Today’s Irish Times carries a detailed piece on demographic changes in Northern Ireland. Northern editor Gerry Moriarity writes:
THE BRITISH and Irish governments and the people of Northern Ireland are facing the prospect – and sooner than most people might think – of how to manage a transformed constitutional situation where the majority in the North are likely to be from a Catholic background.
It’s going to raise serious questions for southerners too, who must also address complex constitutional problems that if not managed properly and creatively could land Northern Ireland – and the rest of the island – back in the mire.
It’s time for the beginning of a calm debate.
The article contains a range of statistics about the numbers of Catholics and Protestants in Northern Ireland’s schools, ranging all the way up to third-level. Catholics outnumber Protestants at all these levels, demonstrating that Northern Ireland’s young population is clearly majority Catholic.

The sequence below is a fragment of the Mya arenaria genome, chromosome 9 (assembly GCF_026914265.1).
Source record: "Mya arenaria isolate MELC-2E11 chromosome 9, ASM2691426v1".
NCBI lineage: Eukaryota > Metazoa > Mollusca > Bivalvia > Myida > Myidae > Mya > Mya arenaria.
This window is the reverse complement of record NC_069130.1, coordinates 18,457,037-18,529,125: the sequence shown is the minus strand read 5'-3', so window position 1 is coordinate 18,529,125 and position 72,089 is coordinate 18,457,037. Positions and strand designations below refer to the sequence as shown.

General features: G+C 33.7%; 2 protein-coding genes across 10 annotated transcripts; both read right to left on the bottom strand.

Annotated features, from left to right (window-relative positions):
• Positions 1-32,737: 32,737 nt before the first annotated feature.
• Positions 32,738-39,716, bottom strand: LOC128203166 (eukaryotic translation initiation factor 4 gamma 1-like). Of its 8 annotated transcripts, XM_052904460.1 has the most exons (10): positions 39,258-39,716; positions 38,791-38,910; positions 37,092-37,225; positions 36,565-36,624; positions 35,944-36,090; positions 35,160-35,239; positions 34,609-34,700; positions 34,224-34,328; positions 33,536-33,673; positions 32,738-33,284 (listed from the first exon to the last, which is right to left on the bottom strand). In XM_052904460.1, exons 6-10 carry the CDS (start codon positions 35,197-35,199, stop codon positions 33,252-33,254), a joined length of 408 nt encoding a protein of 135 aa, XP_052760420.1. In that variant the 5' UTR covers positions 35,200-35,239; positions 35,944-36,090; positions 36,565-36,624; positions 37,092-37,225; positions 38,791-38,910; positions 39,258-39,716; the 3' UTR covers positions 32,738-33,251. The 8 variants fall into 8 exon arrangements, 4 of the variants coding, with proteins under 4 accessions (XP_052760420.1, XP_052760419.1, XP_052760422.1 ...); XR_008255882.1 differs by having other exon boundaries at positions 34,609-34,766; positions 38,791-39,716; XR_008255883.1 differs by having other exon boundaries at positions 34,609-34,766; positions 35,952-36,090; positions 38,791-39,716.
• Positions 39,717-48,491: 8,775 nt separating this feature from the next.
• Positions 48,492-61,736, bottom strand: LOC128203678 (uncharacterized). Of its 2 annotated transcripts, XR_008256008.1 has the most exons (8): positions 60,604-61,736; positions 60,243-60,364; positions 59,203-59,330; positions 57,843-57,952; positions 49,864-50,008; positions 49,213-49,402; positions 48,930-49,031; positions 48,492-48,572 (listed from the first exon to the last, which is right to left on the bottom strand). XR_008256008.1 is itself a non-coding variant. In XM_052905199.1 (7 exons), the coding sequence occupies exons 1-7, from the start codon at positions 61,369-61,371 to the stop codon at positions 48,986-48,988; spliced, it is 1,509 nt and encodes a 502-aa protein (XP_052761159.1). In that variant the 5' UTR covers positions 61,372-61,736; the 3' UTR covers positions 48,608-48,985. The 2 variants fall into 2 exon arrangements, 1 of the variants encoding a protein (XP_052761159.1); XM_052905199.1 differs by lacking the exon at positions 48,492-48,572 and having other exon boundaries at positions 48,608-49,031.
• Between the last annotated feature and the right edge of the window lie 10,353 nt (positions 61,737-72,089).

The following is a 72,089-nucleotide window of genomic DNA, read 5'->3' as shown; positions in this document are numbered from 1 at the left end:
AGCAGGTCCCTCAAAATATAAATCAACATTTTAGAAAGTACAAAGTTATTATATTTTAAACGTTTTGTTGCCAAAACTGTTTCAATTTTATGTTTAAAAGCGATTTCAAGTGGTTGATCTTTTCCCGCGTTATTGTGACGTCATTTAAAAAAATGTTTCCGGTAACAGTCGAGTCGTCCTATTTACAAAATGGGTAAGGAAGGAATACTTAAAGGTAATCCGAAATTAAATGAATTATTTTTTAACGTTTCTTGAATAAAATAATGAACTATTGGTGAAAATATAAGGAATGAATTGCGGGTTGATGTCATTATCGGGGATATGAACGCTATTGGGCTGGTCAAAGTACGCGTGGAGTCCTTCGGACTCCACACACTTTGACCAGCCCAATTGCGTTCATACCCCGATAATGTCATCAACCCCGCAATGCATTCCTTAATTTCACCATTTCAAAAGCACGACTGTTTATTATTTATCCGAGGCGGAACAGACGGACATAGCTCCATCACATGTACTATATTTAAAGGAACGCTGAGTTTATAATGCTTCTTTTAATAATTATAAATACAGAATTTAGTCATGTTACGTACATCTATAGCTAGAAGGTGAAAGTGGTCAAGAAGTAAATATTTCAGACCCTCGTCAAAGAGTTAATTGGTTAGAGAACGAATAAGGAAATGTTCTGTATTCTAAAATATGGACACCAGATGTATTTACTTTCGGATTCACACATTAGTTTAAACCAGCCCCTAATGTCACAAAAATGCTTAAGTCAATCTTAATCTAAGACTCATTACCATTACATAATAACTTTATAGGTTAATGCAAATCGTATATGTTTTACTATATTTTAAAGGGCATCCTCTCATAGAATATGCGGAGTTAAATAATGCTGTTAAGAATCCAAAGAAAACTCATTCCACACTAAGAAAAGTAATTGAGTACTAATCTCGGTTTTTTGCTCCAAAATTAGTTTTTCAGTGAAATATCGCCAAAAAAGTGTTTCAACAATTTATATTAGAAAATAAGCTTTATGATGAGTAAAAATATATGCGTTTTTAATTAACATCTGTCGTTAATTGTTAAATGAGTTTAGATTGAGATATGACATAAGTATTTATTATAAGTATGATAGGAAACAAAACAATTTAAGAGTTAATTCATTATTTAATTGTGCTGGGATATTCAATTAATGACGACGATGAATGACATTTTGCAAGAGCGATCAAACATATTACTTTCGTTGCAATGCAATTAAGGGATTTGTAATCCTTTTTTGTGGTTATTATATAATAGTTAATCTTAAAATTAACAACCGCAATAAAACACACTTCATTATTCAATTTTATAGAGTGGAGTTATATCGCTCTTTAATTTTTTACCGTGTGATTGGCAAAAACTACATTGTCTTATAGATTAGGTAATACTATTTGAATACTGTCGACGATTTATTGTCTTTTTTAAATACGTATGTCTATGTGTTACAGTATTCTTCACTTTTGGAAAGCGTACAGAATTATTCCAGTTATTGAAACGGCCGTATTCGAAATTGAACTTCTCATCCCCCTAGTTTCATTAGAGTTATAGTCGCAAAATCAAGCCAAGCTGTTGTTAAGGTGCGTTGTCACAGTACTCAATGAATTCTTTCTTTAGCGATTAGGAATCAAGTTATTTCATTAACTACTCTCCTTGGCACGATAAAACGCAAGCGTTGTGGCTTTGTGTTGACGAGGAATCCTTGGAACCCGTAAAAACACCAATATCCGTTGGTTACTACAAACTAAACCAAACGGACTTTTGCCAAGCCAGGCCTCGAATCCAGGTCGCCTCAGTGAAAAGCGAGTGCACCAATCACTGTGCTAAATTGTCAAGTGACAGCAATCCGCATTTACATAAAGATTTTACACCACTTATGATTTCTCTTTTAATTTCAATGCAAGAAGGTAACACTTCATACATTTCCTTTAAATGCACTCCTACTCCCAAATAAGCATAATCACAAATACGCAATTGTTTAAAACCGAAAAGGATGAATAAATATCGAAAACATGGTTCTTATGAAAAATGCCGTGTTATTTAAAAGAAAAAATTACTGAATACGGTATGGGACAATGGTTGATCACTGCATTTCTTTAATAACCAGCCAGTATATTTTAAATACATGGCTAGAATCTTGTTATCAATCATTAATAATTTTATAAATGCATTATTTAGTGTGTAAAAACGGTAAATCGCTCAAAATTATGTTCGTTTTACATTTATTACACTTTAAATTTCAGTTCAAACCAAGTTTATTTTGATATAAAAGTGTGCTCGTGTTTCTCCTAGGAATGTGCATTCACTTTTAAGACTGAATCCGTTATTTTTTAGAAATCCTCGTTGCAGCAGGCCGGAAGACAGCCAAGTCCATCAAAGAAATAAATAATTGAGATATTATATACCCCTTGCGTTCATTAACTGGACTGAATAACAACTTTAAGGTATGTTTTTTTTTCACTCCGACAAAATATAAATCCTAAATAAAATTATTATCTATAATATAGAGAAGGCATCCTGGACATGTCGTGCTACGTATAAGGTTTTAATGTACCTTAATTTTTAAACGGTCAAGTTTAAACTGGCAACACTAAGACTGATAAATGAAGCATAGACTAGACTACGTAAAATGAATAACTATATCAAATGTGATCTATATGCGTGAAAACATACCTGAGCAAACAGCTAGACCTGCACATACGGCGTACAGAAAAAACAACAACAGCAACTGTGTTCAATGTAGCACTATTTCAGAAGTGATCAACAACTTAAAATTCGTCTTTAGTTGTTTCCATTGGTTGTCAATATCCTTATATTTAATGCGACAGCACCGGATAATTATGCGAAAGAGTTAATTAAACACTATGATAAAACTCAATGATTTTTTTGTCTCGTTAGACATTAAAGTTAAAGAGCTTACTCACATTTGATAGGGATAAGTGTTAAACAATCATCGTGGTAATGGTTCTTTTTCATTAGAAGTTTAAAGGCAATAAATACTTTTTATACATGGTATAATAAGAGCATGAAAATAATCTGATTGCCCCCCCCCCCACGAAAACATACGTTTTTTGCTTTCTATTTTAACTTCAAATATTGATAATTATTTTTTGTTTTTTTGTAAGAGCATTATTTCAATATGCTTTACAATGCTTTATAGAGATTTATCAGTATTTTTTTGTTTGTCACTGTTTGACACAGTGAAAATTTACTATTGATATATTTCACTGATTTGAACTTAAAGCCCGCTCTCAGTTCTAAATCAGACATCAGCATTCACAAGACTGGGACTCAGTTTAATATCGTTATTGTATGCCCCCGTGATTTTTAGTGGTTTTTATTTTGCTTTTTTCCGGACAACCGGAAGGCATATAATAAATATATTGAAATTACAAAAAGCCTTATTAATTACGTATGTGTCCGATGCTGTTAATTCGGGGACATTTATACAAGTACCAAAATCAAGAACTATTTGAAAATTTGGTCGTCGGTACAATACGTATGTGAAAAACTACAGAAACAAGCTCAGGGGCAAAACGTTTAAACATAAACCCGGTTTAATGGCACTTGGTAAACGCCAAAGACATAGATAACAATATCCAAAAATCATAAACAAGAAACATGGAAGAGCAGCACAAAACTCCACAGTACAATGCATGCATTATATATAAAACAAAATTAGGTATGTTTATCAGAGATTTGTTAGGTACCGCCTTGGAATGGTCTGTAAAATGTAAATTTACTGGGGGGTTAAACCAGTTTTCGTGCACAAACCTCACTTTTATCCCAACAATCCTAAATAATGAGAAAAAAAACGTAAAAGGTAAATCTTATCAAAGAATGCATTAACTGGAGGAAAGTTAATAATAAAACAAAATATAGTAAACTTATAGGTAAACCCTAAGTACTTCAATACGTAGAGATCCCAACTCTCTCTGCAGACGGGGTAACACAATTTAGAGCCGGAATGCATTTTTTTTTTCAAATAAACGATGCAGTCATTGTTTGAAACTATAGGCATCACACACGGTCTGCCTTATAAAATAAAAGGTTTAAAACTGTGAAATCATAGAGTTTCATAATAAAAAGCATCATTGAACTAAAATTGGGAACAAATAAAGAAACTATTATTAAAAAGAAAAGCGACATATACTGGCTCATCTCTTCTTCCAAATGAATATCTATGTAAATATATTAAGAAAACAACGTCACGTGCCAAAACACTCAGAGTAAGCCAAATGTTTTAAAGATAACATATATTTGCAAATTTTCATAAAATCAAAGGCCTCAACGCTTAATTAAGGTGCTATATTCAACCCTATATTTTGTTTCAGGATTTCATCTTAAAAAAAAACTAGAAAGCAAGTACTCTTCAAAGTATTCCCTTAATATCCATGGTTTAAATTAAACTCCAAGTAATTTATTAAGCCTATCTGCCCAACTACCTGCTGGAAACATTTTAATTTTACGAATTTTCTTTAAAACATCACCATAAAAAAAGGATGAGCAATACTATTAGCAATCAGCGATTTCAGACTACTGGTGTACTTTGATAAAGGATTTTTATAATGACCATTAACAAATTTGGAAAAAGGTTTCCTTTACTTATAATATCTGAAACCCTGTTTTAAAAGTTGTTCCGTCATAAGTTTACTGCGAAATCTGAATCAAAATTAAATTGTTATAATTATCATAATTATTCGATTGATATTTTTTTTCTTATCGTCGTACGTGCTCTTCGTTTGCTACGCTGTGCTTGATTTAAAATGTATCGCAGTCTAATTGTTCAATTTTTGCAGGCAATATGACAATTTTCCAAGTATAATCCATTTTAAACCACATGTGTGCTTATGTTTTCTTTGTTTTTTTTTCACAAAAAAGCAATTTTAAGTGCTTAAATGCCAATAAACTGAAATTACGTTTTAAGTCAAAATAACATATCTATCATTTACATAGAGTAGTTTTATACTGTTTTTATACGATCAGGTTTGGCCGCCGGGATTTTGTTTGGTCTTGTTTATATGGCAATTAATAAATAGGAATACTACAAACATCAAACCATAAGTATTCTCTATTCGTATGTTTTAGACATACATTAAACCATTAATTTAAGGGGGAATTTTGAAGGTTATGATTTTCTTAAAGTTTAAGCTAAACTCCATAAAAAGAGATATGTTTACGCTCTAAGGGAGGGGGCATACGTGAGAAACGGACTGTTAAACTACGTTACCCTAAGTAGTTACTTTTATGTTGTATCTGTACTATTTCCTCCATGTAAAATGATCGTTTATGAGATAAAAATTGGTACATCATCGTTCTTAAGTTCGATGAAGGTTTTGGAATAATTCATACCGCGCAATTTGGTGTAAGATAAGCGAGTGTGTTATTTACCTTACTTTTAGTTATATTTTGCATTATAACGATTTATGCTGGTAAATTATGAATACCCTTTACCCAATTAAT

This of course is not news to most people in Northern Ireland, nor does Moriarity raise a new question when he asks:
So, will that probable majority population also be predominantly nationalist and of such critical mass as to vote Northern Ireland into a united Ireland?
Moriarity notes that DUP First Minister Peter Robinson has seemed, of late, to have made overtures to potentially pro-union Catholics, perhaps reading the demographic writing on the wall.
But, especially for a southern Irish audience, Moriarity’s crucial point is that most people – from politicians to ordinary punters – haven’t thought about this demographic shift and its possible consequences.
Whether people want to think about this is yet another question. But Moriarity’s suggestion that the time is now for ‘calm debate’ is a sensible one.
The article also features the perspectives of Peter Shirlow, senior lecturer in the Queen’s University school of law, commentator Fionnuala O’Connor, and historian and Irish News journalist Brian Feeney.
Gladys is a Research Fellow in the Senator George J Mitchell Institute for Global Peace, Security and Justice at Queen’s University Belfast. She also blogs on religion and politics at www.gladysganiel.com